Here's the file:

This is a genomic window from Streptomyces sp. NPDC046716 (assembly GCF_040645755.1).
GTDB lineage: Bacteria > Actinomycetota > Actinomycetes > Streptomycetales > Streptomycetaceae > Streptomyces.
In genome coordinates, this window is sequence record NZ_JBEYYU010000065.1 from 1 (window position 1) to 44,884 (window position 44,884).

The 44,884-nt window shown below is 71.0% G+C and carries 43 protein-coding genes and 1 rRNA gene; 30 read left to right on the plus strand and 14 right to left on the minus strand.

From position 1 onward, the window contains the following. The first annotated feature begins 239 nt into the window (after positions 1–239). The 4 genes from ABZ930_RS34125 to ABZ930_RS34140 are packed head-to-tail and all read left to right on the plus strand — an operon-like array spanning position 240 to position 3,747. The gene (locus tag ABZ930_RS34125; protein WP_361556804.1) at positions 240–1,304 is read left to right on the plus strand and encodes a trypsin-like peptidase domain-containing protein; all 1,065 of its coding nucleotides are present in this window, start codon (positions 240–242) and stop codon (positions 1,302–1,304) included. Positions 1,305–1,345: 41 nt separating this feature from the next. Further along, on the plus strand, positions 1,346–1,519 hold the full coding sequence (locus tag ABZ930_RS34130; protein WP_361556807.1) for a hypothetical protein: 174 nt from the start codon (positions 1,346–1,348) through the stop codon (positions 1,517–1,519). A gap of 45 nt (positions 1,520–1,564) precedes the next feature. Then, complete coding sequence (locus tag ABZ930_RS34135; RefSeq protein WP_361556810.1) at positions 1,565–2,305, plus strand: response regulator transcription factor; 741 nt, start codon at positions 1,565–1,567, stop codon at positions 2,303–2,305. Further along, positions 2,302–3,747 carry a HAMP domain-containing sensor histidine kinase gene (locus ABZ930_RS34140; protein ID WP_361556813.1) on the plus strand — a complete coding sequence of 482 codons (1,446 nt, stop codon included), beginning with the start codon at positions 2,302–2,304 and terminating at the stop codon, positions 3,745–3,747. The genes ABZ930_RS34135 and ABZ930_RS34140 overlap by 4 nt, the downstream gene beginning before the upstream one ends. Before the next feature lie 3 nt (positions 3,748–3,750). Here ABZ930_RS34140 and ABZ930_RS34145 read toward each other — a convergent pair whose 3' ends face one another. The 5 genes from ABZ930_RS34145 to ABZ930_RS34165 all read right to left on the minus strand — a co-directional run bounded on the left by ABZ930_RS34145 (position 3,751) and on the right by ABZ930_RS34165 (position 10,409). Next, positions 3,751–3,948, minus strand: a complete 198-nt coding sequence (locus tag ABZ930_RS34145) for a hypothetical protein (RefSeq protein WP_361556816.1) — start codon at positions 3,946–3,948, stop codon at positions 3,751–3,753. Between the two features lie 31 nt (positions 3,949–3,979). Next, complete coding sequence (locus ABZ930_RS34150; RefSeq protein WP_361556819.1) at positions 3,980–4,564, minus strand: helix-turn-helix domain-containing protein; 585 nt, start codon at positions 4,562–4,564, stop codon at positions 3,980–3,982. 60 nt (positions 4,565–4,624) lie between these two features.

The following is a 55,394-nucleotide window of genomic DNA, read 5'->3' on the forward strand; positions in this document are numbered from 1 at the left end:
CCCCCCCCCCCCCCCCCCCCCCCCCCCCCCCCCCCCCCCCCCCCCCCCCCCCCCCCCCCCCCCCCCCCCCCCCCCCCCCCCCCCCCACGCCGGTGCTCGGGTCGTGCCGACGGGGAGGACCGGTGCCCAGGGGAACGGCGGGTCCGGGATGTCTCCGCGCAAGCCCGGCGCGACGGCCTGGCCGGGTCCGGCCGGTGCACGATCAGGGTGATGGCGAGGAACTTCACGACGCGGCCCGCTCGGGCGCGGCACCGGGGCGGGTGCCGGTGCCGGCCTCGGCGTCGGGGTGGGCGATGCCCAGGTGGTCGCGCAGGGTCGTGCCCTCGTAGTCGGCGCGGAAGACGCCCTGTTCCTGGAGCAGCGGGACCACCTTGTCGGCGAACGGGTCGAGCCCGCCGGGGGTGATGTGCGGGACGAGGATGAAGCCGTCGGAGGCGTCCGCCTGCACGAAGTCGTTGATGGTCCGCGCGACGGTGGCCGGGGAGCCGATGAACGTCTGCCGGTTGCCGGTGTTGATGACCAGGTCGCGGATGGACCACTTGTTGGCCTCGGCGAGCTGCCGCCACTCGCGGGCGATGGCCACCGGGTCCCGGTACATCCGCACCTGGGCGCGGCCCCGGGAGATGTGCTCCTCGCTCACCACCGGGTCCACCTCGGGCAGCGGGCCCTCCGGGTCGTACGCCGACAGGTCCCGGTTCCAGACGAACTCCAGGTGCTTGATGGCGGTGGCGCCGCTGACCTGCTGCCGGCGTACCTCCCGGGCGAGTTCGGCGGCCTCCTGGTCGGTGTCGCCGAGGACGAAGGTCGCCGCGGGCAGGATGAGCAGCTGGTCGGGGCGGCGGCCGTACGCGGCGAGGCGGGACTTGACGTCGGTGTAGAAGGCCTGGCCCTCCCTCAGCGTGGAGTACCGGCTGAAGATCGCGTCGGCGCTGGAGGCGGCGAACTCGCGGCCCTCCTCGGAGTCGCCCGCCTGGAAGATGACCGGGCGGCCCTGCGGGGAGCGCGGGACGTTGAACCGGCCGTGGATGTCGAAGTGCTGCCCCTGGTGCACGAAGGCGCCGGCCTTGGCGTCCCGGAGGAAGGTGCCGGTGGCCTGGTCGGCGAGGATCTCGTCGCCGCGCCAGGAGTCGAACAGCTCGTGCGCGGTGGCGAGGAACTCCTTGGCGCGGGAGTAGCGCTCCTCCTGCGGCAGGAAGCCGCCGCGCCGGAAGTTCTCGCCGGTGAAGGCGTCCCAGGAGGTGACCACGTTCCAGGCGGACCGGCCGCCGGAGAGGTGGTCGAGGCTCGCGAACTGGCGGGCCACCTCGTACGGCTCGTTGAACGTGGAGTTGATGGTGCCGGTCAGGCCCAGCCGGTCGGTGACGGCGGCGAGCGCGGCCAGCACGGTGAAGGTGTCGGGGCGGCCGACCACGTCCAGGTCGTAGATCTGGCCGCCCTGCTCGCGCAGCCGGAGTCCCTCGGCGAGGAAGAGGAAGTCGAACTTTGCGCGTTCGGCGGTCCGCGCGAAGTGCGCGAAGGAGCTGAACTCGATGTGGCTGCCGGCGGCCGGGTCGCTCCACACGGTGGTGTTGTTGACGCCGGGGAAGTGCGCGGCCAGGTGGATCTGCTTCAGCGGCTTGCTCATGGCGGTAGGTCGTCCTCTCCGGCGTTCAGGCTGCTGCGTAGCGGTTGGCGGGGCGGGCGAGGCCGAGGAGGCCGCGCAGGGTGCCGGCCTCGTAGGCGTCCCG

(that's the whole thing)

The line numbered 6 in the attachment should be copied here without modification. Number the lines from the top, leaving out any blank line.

The following is a 55,394-nucleotide window of genomic DNA, read 5'->3' on the forward strand; positions in this document are numbered from 1 at the left end: